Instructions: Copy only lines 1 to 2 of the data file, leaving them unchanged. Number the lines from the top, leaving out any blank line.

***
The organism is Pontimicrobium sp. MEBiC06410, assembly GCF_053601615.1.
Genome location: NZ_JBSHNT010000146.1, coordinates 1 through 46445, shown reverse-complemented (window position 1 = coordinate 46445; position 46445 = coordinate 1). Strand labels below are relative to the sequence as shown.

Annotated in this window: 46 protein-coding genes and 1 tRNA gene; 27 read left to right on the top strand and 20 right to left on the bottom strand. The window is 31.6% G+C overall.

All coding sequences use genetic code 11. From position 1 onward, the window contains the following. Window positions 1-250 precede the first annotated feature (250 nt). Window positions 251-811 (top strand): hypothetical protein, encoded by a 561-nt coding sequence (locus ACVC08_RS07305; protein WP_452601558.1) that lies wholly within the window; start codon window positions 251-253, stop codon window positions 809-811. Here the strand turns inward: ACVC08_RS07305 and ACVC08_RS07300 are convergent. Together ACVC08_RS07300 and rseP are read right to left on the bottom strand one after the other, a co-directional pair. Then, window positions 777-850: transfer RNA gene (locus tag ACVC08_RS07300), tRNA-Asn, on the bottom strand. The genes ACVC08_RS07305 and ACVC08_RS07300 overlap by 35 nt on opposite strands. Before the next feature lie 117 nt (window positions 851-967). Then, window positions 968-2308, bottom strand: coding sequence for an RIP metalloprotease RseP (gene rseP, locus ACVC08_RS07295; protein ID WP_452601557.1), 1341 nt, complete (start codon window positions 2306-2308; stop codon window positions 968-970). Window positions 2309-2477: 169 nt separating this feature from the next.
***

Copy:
The organism is Pontimicrobium sp. MEBiC06410, assembly GCF_053601615.1.
Genome location: NZ_JBSHNT010000146.1, coordinates 1 through 46445, shown reverse-complemented (window position 1 = coordinate 46445; position 46445 = coordinate 1). Strand labels below are relative to the sequence as shown.